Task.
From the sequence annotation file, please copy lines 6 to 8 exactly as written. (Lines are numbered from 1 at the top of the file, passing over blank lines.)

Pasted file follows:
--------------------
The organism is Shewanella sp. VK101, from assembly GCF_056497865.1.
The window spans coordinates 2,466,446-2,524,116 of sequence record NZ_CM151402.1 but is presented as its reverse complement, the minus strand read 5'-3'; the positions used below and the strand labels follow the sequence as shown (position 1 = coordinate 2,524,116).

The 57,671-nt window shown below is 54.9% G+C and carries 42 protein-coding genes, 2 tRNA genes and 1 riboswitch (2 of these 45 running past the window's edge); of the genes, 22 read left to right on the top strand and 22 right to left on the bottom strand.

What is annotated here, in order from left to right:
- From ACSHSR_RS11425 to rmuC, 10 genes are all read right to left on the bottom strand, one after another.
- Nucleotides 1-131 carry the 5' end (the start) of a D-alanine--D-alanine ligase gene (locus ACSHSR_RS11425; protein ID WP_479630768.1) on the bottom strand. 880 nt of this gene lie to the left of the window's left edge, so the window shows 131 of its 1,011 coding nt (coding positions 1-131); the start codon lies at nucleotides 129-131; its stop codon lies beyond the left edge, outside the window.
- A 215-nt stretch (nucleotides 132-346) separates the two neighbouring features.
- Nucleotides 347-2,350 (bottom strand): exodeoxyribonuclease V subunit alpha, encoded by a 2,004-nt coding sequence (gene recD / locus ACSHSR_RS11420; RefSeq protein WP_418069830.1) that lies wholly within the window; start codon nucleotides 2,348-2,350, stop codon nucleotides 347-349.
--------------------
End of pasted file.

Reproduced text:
- Nucleotides 1-131 carry the 5' end (the start) of a D-alanine--D-alanine ligase gene (locus ACSHSR_RS11425; protein ID WP_479630768.1) on the bottom strand. 880 nt of this gene lie to the left of the window's left edge, so the window shows 131 of its 1,011 coding nt (coding positions 1-131); the start codon lies at nucleotides 129-131; its stop codon lies beyond the left edge, outside the window.
- A 215-nt stretch (nucleotides 132-346) separates the two neighbouring features.
- Nucleotides 347-2,350 (bottom strand): exodeoxyribonuclease V subunit alpha, encoded by a 2,004-nt coding sequence (gene recD / locus ACSHSR_RS11420; RefSeq protein WP_418069830.1) that lies wholly within the window; start codon nucleotides 2,348-2,350, stop codon nucleotides 347-349.